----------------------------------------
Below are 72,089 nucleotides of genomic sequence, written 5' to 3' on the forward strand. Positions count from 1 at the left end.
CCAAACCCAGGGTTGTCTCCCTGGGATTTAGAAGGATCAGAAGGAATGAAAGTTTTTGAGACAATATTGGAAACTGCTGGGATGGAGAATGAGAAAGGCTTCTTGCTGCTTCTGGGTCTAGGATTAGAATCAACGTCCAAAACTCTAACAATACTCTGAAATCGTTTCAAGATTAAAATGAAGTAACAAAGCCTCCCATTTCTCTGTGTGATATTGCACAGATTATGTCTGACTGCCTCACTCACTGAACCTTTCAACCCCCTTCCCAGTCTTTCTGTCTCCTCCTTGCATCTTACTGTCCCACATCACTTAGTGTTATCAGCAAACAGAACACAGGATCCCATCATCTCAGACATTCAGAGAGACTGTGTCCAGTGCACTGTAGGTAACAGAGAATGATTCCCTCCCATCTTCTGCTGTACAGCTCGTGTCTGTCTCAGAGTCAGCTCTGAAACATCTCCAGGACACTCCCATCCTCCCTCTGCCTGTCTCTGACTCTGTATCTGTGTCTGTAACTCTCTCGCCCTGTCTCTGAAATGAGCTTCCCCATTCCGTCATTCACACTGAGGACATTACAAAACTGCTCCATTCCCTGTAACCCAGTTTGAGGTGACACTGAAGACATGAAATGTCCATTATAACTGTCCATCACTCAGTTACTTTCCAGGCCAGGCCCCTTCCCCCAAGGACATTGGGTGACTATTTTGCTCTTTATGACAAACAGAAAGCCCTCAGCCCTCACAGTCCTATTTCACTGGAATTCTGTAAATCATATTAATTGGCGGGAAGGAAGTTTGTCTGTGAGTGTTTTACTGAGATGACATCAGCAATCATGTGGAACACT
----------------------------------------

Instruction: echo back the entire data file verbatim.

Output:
Below are 72,089 nucleotides of genomic sequence, written 5' to 3' on the forward strand. Positions count from 1 at the left end.
CCAAACCCAGGGTTGTCTCCCTGGGATTTAGAAGGATCAGAAGGAATGAAAGTTTTTGAGACAATATTGGAAACTGCTGGGATGGAGAATGAGAAAGGCTTCTTGCTGCTTCTGGGTCTAGGATTAGAATCAACGTCCAAAACTCTAACAATACTCTGAAATCGTTTCAAGATTAAAATGAAGTAACAAAGCCTCCCATTTCTCTGTGTGATATTGCACAGATTATGTCTGACTGCCTCACTCACTGAACCTTTCAACCCCCTTCCCAGTCTTTCTGTCTCCTCCTTGCATCTTACTGTCCCACATCACTTAGTGTTATCAGCAAACAGAACACAGGATCCCATCATCTCAGACATTCAGAGAGACTGTGTCCAGTGCACTGTAGGTAACAGAGAATGATTCCCTCCCATCTTCTGCTGTACAGCTCGTGTCTGTCTCAGAGTCAGCTCTGAAACATCTCCAGGACACTCCCATCCTCCCTCTGCCTGTCTCTGACTCTGTATCTGTGTCTGTAACTCTCTCGCCCTGTCTCTGAAATGAGCTTCCCCATTCCGTCATTCACACTGAGGACATTACAAAACTGCTCCATTCCCTGTAACCCAGTTTGAGGTGACACTGAAGACATGAAATGTCCATTATAACTGTCCATCACTCAGTTACTTTCCAGGCCAGGCCCCTTCCCCCAAGGACATTGGGTGACTATTTTGCTCTTTATGACAAACAGAAAGCCCTCAGCCCTCACAGTCCTATTTCACTGGAATTCTGTAAATCATATTAATTGGCGGGAAGGAAGTTTGTCTGTGAGTGTTTTACTGAGATGACATCAGCAATCATGTGGAACACT